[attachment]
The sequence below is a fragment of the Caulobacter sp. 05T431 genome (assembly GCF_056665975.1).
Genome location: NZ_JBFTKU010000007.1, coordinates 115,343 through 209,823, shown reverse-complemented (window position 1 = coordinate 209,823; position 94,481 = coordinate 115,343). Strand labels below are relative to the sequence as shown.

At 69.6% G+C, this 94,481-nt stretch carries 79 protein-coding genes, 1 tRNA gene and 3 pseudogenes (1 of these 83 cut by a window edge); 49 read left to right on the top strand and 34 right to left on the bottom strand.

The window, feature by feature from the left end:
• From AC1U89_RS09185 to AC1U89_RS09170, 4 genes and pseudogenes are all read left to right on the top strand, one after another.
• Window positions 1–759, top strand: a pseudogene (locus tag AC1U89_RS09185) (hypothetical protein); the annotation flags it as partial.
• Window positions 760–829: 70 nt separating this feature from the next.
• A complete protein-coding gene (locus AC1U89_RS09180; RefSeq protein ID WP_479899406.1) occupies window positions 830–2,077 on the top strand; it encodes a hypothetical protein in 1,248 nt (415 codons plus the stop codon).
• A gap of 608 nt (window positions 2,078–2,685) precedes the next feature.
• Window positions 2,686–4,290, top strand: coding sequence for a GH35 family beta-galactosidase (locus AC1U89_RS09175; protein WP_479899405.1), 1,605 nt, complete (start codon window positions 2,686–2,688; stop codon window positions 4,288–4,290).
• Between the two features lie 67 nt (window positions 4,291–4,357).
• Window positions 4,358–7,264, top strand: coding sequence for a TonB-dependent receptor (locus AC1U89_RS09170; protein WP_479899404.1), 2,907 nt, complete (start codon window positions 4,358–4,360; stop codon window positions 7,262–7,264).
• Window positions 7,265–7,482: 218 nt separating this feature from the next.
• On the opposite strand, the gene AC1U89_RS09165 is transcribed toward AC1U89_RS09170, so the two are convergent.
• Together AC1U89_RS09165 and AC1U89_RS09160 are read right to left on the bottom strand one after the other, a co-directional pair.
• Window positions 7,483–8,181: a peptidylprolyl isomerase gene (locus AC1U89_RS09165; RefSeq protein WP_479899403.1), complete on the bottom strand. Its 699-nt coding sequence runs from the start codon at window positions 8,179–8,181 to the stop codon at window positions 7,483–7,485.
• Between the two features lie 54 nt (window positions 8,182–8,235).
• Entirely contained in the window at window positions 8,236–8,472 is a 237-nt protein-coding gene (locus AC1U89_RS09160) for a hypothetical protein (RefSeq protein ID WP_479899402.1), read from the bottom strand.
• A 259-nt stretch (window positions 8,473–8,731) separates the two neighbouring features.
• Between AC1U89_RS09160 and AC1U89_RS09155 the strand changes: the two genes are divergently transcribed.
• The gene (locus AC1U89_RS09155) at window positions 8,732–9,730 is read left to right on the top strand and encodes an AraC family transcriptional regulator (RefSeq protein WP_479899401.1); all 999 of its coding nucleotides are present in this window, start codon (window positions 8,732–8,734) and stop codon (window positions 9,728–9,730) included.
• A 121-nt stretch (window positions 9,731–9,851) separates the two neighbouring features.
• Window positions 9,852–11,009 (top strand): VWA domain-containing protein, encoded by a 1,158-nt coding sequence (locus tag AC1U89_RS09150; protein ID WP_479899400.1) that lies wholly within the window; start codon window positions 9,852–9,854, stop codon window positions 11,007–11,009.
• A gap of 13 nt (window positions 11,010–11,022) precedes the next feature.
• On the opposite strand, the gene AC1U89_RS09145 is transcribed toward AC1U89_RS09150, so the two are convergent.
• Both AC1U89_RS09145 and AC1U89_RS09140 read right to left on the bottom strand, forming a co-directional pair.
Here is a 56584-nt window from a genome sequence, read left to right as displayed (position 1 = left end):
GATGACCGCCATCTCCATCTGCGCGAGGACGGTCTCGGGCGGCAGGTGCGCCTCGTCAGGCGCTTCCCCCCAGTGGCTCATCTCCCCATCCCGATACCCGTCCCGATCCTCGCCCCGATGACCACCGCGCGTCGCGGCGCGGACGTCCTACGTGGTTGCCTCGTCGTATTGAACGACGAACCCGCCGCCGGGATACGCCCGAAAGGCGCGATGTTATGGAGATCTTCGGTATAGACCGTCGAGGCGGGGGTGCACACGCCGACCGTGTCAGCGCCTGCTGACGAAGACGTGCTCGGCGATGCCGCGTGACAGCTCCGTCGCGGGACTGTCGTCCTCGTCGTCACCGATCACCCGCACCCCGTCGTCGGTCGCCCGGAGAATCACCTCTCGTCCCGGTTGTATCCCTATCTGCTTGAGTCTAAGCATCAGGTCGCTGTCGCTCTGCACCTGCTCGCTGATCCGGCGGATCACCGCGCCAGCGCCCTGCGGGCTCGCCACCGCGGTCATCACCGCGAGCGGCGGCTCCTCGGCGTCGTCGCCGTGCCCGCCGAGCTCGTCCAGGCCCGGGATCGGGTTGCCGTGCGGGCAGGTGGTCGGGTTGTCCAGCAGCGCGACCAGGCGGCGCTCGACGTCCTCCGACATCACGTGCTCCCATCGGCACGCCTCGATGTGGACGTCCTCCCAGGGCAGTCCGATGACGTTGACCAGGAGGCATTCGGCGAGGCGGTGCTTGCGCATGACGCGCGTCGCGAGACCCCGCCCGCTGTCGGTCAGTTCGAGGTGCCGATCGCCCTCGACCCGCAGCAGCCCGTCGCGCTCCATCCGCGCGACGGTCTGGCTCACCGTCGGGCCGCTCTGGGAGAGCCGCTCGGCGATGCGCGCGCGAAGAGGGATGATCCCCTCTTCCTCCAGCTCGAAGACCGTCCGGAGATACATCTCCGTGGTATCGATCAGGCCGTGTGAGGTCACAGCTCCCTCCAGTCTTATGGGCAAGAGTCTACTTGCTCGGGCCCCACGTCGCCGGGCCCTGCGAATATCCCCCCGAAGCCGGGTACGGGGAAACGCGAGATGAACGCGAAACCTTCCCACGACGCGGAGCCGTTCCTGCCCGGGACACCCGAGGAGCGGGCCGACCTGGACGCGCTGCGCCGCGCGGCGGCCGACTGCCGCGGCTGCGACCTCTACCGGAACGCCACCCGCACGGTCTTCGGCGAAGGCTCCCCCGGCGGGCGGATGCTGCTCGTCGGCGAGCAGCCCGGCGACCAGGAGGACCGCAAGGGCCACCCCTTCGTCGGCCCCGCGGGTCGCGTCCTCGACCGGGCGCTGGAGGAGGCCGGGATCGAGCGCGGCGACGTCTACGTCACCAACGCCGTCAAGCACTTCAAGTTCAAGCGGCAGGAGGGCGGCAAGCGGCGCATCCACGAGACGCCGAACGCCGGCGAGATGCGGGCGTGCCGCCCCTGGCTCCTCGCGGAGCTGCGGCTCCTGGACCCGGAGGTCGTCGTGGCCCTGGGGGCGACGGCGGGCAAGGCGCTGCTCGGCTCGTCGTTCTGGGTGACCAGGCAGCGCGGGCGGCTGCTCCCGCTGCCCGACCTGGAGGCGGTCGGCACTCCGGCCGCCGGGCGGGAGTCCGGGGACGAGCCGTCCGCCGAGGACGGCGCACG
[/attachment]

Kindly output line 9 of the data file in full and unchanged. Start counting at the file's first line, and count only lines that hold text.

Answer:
• A gap of 608 nt (window positions 2,078–2,685) precedes the next feature.